- Recurrent reliability problems: EV drivers face recurring problems at chargers such as breakdowns, software bugs, delays in syncing the mobile application with the charger, charger output being significantly lower than advertised, and outright failures. This is in addition to the problem of vehicles blocking (or “icing”) EV charging spots.
Online forums are full of comments from drivers expressing frustration about these problems.”
All true, as far as it goes. The implicit value of this time depends on the driver’s opportunity cost. Whether valued at the minimum wage or at a much higher opportunity cost, AEG’s straightforward valuation of the time cost is five to six times as high for EV drivers than for ICE drivers, depending on the vehicle class. For EVs, the time cost AEG calculates can be more than $200 a month, or about $20 per 100 miles for a someone who drives 1,000 miles a month, versus about $4 for a similar ICE driver. Adding those values to the direct monetary costs (which AEG does not do) yields a total cost per 100 miles of $33 for a mid-priced EV versus about $13 for an ICE vehicle in that class. That’s 2.5 times more to fuel an EV than a comparable ICE vehicle!
However, I would discount the cost of EV fueling time, because many drivers can use this waiting time productively, whether performing certain work tasks remotely or simply enjoying it as an extension of their leisure time, reading or viewing/listening to content on their mobile devices, for example.
AEG acknowledges that their cost comparisons use commercial power rates to account for “free” chargers offered by some stores to shoppers and by some employers to workers as benefits. That’s because stores and employers compensate for that kind of service along pricing and other margins.
AEG does not account for “phantom drain” (the loss of EV battery power while not in use) and the costs of battery degradation over time. Nor do they attempt to quantify the use of battery power while charging takes place (which inflates charging time but also increases direct costs per mile).
I would also note that many of the EV cost disadvantages described by AEG are likely to diminish going forward. More charging stations are being added as the fleet of EVs grows. Battery technology is improving as well, and chargers will become faster on average. In addition, EV “engines” have far less complexity and fewer parts than ICEs, which undoubtedly confers maintenance cost advantages over a period of time.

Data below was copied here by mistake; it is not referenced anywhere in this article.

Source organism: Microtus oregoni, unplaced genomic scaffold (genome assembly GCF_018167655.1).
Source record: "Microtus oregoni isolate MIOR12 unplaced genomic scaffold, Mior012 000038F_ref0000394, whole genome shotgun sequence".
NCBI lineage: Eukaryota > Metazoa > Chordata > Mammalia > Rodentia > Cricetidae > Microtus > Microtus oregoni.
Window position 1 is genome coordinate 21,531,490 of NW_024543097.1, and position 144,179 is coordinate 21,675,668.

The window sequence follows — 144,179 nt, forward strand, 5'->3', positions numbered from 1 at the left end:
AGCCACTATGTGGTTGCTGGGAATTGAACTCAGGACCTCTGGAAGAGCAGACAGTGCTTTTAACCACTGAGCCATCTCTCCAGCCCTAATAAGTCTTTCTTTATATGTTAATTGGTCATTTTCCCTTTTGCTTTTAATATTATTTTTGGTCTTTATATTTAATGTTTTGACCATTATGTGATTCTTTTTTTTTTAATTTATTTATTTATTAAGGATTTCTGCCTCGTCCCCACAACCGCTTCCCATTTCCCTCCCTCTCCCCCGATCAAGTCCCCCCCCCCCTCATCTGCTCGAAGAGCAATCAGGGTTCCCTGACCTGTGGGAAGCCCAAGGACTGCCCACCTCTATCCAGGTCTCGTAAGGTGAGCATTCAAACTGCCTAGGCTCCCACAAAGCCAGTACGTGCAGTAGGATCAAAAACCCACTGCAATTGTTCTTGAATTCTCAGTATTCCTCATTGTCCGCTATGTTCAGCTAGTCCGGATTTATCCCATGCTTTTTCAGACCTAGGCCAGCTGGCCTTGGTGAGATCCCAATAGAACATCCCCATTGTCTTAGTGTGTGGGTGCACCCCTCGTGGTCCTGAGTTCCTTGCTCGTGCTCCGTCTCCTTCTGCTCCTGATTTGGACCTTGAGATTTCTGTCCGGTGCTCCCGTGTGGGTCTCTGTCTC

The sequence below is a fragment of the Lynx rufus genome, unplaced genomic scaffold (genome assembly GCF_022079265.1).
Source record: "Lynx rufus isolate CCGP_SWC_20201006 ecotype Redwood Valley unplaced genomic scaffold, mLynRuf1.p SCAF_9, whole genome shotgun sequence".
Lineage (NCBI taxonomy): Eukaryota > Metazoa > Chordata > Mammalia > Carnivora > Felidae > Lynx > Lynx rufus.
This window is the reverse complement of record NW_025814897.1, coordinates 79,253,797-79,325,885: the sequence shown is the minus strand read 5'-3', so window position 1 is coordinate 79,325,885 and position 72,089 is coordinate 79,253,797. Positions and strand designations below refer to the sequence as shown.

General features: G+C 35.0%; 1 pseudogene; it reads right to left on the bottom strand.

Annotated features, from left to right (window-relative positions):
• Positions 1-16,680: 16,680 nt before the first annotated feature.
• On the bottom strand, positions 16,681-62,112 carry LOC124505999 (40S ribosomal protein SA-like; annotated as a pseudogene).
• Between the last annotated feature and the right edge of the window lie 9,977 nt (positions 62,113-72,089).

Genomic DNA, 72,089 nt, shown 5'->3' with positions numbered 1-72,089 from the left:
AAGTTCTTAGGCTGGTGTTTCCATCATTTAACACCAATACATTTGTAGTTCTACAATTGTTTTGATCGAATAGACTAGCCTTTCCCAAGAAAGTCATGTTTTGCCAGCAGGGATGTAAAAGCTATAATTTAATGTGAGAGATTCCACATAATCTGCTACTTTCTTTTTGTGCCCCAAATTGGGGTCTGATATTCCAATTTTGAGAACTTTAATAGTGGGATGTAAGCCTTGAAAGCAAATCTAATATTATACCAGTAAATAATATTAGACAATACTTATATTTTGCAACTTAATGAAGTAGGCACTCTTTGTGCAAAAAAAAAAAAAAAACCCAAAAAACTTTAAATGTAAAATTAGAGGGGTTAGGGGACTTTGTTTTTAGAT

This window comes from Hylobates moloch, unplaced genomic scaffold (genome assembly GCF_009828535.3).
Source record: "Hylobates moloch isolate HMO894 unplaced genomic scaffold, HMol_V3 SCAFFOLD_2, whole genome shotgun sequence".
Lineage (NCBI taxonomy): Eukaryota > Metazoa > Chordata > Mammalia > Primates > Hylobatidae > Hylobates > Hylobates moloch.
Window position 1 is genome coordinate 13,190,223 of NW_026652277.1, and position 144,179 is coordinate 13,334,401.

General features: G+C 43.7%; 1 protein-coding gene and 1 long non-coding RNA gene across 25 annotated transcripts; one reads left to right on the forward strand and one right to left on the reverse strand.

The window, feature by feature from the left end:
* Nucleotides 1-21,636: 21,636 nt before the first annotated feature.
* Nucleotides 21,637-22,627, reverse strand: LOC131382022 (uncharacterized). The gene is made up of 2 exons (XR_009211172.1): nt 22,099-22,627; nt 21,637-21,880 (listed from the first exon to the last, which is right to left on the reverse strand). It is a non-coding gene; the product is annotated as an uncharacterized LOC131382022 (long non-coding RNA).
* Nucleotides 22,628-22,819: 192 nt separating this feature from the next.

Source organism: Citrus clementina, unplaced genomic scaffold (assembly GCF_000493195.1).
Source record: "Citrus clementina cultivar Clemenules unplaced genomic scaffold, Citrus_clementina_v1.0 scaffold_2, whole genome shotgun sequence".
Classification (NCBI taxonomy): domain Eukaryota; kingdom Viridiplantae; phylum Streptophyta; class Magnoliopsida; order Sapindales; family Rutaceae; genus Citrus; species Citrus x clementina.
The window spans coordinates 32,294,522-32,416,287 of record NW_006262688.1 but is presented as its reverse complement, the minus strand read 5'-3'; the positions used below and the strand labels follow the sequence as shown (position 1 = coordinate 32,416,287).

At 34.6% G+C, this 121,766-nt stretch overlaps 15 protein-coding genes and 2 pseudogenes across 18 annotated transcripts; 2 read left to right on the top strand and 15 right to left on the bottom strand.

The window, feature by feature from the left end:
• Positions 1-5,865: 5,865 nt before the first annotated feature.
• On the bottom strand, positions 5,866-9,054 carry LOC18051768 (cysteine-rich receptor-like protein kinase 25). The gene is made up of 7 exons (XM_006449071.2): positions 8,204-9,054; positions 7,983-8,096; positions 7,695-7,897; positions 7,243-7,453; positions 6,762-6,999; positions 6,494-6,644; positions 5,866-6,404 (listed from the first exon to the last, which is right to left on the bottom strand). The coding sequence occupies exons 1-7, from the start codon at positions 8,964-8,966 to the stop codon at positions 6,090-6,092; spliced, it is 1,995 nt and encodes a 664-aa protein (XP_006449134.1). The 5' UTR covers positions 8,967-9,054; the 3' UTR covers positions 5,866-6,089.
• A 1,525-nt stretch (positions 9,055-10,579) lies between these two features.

The Green Itch
Finally, while some consumers might find that EVs scratch a certain green itch, these vehicles are not carbon neutral, as noted above. The vast bulk of the power they use comes from fossil fuels. Higher energy prices in general might or might not work to their advantage, but electric power availability is becoming less reliable as the push toward renewable power generation continues. As we have seen repeatedly, reliance on intermittent power sources has drastic consequences for users in the absence of adequate, dispatchable baseload capacity.
To put a somewhat finer point on the difficulties posed by the intermittency of renewable power, a great deal of EV charging is done at night, when solar panels are not harvesting energy. Wind turbines can harvest a greater proportion of their power at night, but they must be fairly tall to do so (the minimum height ranges from 30 to 100 meters, depending on local conditions). That requirement means that the manufacture and construction of these turbines and their towers is all the more carbon intensive. Furthermore, disposal of both solar panels and wind turbines at the end of their useful lives creates serious environmental issues that green energy advocates have been all too willing to ignore.
Ultimately, until our ability to store power at scale advances dramatically, the issue of renewable intermittency can only be dealt with via adequate baseload power. Growth in the number of EVs will require growth in the dispatchable capacity of the power grid, which means either more plants burning fossil fuels, nuclear power, hydroelectric, biomass, or thermal energy. The alternative is an increasing frequency of blackouts, which would drastically reduce the utility of EVs.